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7 Sep 2015




Text and Photos: Reinis Babrovskis

The curse of VW was broken as the Volkswagen Motorsport claimed a 1-2-3 at the FIA WRC ADAC Rally Deutschland 2015, becoming the first German manufacturer to claim a victory on the home soil. Sebastien Ogier, Jari-Matti Latvala and Andreas Mikkelsen were unstoppable throughout the weekend dominating all but 1 stage, leaving the Citroen, Ford and Huyndai drivers behind.




Rally is not a crime; these men are not your typical automotive hooligans, instead they are some of the bravest men and women to walk the planet Earth ready to tackle the roughest and fastest roads in the world. 12 events, 4 WRC teams and millions of supporters – this is World RALLY Championship. 




Round 9 of the 2015 FIA WRC Championship took us to Germany for a full asphalt rally. The picturesque European country is bursting with forests, rivers and vineyards, providing some of the most spectacular stages on the calendar. First ran in 1982 the German Rally was part of the European Championship; from year 2000 the event has been based around the western city of Trier and is an integral part of the World Rally Championship since 2002. 
The rally has been dominated by Citroen in the past where the legend Sébastien Loeb secured nine victories for the manufacturer. The stages are very fast and mistakes are not forgiven. 2015 ADAC Rally Deutschland consisted of 21 stages that were ran over 3 days on mixed surfaces of tarmac, concrete and bricks. The rally HQ and Service Park were located in Trier. Both rally and cars received some changes in 2015 ADAC Rally Deutschland - the gruesome Panzerplatte tests were now running back-to-back on Saturday whilst the complicated Bosenberg stage in Saarland’s countryside was back on the Rally since 2011.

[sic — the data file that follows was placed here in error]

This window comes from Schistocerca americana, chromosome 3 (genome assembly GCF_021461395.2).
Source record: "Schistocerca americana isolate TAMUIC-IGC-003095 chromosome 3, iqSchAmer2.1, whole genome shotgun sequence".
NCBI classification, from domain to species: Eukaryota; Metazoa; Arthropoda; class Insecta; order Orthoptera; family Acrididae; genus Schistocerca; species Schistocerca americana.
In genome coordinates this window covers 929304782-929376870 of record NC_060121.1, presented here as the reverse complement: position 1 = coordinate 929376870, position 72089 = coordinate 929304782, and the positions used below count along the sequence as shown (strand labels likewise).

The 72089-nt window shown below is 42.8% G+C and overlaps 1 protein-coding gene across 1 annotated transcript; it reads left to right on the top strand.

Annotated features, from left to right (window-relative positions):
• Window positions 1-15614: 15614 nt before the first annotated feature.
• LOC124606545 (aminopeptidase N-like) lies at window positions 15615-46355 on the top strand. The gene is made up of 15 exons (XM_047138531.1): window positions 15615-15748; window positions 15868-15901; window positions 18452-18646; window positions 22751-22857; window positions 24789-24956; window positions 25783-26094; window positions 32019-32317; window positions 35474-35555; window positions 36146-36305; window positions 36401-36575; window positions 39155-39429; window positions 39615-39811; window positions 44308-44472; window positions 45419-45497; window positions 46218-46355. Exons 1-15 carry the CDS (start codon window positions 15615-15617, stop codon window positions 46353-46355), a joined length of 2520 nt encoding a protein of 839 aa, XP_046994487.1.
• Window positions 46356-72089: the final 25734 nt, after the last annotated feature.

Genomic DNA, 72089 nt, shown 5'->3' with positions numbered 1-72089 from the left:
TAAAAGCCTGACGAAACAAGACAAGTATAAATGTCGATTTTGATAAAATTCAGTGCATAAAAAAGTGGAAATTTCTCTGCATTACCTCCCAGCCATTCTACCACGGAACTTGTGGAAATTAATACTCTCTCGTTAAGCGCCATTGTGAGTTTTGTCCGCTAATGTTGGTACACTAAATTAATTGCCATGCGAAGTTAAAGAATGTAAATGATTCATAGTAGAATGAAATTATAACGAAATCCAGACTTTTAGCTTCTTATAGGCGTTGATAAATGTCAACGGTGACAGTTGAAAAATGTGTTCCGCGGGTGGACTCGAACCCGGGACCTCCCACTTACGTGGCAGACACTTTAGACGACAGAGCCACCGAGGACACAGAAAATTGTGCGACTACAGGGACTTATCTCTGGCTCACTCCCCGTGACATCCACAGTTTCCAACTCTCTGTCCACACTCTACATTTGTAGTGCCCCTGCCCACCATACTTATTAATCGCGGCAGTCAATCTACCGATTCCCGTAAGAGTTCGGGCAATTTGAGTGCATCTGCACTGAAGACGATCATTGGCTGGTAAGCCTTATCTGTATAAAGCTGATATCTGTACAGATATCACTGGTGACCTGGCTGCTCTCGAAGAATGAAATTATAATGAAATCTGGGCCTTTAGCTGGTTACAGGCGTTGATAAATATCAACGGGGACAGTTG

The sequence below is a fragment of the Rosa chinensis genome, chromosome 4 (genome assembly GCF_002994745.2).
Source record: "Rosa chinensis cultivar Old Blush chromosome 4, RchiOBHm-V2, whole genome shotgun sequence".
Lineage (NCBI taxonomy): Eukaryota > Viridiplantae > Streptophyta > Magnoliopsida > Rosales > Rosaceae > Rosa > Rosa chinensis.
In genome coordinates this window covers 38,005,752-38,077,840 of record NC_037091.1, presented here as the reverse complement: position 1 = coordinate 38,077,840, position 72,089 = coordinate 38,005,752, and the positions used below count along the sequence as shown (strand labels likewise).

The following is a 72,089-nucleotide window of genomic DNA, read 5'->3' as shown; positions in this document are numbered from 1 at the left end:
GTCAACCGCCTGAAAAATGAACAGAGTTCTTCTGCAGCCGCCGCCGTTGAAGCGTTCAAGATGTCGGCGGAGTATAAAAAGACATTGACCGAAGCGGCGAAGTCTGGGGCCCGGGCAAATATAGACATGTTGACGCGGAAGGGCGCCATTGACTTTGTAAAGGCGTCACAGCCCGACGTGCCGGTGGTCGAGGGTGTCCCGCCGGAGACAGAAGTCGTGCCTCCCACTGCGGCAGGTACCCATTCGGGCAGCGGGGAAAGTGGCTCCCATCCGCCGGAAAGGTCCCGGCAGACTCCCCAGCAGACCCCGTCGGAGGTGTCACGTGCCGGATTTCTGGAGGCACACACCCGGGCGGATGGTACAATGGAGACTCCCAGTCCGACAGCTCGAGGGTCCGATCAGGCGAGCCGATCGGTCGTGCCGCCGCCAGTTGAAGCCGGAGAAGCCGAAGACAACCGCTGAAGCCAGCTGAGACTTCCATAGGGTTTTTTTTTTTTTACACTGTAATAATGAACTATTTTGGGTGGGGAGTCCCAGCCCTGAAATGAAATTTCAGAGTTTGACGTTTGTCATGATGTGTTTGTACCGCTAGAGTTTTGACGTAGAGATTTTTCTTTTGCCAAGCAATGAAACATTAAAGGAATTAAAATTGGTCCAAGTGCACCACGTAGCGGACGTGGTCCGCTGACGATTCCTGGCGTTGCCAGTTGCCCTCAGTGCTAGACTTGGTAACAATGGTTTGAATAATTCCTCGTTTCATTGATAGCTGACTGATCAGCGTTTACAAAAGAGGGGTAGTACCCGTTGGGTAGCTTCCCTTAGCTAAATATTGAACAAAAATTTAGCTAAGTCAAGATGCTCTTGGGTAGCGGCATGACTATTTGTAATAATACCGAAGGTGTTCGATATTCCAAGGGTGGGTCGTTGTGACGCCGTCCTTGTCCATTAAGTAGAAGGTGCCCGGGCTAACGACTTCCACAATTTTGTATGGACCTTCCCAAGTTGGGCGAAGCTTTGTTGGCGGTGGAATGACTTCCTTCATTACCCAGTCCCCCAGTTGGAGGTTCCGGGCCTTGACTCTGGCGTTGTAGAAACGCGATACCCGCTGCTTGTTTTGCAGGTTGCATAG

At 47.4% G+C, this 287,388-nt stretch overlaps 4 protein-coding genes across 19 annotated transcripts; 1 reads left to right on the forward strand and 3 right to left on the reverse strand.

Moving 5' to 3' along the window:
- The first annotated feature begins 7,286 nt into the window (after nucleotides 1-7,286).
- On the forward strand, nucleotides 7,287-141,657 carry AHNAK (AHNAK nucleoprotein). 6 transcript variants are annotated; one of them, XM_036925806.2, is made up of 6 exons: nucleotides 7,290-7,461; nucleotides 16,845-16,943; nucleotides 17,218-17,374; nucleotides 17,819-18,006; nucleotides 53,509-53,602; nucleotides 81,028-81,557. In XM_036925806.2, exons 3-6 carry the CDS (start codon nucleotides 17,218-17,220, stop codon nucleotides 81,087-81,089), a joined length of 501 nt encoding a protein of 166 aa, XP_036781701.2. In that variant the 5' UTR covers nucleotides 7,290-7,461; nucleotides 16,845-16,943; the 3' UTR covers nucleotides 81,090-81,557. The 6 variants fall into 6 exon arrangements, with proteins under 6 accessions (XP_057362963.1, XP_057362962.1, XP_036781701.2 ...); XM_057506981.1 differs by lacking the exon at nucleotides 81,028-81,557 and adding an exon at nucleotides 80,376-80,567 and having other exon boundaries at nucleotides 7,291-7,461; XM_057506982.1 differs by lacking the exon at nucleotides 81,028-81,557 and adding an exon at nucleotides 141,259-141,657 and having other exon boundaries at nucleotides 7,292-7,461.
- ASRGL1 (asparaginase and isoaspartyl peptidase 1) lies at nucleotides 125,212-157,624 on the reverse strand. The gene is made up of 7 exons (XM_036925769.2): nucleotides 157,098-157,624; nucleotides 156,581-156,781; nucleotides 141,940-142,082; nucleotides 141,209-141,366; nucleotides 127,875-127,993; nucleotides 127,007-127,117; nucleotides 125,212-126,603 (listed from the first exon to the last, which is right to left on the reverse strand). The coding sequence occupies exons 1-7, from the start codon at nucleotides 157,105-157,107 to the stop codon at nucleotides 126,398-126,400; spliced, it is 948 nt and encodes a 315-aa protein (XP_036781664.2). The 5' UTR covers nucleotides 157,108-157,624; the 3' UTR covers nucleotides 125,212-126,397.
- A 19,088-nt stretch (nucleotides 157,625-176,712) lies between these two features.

The German rally is typically the first tarmac rally on the season calendar, so the cars get a full transformation from the gravel set ups. The 300bhp 1.6 turbocharged WRC cars received a lowered and stiffer suspension, bigger wheels and narrower tire profile thus allowing a bigger brake set up.
The circuit racing-like set up of the cars transforms the handling of these machines completely, requiring great concentration and skill from the drivers. The teams were also offered the all new Michelin tarmac tires that seemed to have coped with the variety of surfaces perfectly. The mixed stage surfaces however meant it made the job of the mechanics and engineers a nightmare as the setup often had to compromised balancing between stability and grip. 


The weather plays a major role in any rally, but more so in Germany due to the high speed nature of the rally. Making sure the teams don’t get caught out with the tire choice is crucial. Rain has been a recurring visitor of nearly every German rally since it joined the WRC; however, this year we got lucky and we were blessed with blue skies and temperatures of +30c and above. 


As soon as the plane had landed it was time for us to visit the Rally HQ in Trier. The service park was full of spectators keen to see the WRC cars in the full tarmac spec for the first time this season, and my word the Rally cars looked absolutely fantastic. The lowered suspension, bigger wheels and small profile tires transform the design of these cars completely.

Amongst the WRC and WRC2 cars we were able to get a glimpse of the stunning Porsche 911 and many other beautify rally cars being prepared for the rally. At the back of the service park a large area was devoted to the hugely popular Opel Adam Academy. 
As usual the Service Park was buzzing with people, trade stands and static displays from various manufacturers like Skoda etc. Rally fans were able to get a sneak preview of the upcoming WRC 5 game and try it for themselves, whilst Michelin stand offered a full hydraulic simulator for that extra realism.